Criminal Charge: Delivery of Controlled Substance [Enhanced to Habitual Offender Status]
Case: State of Texas v. Jerry Crabb [Cause 25375]
Court: [Lamar County] 
Result: Not Guilty
Mr. Crabb was charged with delivery of a controlled substance. Because he was also charged with the “habitual offender” enhancement, this third degree felony, which normally carries a sentencing range of 2-10 years in the Texas Department of Corrections, was enhanced to a first degree felony carrying a range of 25 years to life. The State offered Mr. Crabb 12 years in the penitentiary early in the case, then raised the offer to 18 years. Mr. Crabb rejected both offers.
Paris, TX police officers set up a “controlled buy” with a snitch in the snitch’s home. They arranged two cameras to capture the buy, then they told the snitch to call Mr. Crabb hoping he would bring drugs to the home. The snitch did call someone and the call was recorded; Mr. Crabb did arrive at the home some time later in the company of an unidentified man.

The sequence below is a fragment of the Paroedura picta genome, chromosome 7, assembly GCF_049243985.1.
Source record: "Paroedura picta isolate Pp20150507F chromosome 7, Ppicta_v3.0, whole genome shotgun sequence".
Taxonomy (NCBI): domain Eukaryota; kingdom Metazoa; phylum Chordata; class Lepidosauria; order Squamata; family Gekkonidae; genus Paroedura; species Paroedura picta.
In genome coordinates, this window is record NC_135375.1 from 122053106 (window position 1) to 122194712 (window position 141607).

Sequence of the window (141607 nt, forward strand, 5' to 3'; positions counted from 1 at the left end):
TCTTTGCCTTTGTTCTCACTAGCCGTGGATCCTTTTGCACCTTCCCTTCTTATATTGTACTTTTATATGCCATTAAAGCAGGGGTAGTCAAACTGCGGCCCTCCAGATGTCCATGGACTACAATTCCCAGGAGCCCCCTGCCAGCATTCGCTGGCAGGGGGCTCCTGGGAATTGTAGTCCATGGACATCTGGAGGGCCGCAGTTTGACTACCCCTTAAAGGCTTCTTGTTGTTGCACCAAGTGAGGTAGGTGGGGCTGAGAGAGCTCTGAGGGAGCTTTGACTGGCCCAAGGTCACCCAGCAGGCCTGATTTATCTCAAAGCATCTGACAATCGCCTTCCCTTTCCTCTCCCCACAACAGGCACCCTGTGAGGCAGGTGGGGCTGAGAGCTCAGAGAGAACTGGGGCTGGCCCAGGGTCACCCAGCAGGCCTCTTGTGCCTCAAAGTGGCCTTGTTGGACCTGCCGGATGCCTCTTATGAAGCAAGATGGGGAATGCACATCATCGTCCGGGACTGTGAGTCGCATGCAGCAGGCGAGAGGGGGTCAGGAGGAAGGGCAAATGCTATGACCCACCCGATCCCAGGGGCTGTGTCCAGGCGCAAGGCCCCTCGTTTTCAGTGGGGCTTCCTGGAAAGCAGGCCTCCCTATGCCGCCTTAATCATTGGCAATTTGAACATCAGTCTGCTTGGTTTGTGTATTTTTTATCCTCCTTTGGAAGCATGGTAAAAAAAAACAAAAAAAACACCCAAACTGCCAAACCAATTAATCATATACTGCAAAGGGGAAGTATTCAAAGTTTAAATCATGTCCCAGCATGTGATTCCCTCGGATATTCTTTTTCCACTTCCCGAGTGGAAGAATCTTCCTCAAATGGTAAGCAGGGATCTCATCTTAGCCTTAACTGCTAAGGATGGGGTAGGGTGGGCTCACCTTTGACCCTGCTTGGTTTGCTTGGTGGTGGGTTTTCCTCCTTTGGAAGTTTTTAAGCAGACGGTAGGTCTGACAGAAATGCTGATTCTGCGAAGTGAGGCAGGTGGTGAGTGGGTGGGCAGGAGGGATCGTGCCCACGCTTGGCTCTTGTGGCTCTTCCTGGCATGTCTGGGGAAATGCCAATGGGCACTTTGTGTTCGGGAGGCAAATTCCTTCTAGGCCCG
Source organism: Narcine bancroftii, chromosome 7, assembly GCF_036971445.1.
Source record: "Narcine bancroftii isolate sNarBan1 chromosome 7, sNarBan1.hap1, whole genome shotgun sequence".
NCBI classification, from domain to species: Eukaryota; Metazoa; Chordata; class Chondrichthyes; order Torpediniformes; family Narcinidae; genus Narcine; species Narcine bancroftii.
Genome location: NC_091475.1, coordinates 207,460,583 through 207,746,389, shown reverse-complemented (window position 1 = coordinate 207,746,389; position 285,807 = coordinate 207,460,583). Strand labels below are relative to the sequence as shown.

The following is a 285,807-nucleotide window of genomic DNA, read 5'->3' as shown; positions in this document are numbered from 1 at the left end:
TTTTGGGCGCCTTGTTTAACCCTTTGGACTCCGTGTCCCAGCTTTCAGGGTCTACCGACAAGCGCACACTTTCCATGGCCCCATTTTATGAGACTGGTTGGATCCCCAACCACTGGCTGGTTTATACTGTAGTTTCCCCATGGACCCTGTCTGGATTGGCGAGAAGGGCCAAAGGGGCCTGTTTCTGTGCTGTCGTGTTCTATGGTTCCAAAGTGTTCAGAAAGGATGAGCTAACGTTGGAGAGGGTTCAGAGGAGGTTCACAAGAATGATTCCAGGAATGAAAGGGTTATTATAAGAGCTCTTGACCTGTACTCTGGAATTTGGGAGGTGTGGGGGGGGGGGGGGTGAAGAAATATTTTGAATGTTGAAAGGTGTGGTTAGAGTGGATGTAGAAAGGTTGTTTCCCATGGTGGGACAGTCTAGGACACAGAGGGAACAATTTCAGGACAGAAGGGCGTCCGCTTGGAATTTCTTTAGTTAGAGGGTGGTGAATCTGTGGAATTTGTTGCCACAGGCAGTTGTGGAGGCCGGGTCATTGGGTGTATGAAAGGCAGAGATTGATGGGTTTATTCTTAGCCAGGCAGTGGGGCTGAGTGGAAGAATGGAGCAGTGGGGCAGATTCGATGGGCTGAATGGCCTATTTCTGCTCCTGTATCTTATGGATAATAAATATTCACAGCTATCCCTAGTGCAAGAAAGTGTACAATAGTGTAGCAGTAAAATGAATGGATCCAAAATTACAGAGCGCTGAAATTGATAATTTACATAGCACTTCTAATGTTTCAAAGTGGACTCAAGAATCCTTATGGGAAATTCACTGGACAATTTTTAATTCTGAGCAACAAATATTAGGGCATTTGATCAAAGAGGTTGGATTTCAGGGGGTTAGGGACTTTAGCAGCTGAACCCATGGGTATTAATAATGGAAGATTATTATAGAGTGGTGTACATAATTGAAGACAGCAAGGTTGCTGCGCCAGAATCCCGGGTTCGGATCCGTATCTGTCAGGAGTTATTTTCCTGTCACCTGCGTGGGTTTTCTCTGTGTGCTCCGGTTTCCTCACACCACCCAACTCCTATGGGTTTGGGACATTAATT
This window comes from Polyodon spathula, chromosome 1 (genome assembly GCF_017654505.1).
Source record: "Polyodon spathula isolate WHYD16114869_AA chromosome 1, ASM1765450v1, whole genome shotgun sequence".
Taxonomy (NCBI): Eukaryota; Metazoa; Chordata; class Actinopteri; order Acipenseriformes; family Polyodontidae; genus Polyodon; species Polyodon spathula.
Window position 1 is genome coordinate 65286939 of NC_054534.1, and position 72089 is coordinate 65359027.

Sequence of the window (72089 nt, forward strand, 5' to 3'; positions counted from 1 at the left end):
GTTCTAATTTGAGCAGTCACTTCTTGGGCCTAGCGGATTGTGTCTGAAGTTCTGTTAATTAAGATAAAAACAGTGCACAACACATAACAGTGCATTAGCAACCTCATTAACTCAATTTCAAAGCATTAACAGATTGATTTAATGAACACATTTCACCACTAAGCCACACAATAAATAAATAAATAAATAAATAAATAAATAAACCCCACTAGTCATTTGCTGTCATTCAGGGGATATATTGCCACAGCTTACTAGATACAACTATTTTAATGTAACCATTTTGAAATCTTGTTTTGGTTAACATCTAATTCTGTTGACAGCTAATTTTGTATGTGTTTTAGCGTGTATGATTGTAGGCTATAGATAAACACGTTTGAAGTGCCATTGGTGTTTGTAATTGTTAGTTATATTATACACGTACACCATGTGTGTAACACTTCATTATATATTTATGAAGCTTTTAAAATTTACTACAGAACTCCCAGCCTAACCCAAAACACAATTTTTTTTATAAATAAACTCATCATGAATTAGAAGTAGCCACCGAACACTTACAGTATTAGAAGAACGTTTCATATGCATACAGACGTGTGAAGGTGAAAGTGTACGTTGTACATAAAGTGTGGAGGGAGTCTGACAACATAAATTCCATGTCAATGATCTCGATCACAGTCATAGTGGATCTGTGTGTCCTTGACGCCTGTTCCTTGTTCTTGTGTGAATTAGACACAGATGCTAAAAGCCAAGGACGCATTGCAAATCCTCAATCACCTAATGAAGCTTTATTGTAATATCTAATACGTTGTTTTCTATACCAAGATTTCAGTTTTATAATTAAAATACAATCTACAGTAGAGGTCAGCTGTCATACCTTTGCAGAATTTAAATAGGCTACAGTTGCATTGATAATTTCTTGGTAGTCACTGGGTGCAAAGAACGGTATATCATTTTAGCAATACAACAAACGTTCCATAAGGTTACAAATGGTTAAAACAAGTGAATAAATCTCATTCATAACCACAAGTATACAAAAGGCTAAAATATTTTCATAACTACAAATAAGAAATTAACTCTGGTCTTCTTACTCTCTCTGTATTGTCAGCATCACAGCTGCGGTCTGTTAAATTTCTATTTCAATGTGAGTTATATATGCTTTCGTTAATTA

The three officers hid in the home while the snitch met the two men in his kitchen. The cameras captured all three men but there was no video of an actual drug sale. When Mr. Crabb and the man left, the officers let them go – no arrest was made. They claimed about 13 grams of methamphetamine were left behind, and they claimed they had thoroughly searched the home for drugs beforehand and none were on the property.
The case depended on the credibility of the snitch – a convicted drug user himself – to persuade the jury Mr. Crabb sold him the meth. At trial, Haslam argued that the snitch called the unidentified man, his dealer, rather than Mr. Crabb because he knew Mr. Crabb was not a dealer. He also knew, however, his dealer and Mr. Crabb worked a legitimate day job together and that the dealer would have to get a ride to the home. Haslam argued this is why the snitch steered the alleged buy away from the cameras so strategically placed by the three experienced officers: the snitch knew Crabb was not going to be selling him the drugs.
The jury returned a NOT GUILTY verdict in 50 minutes.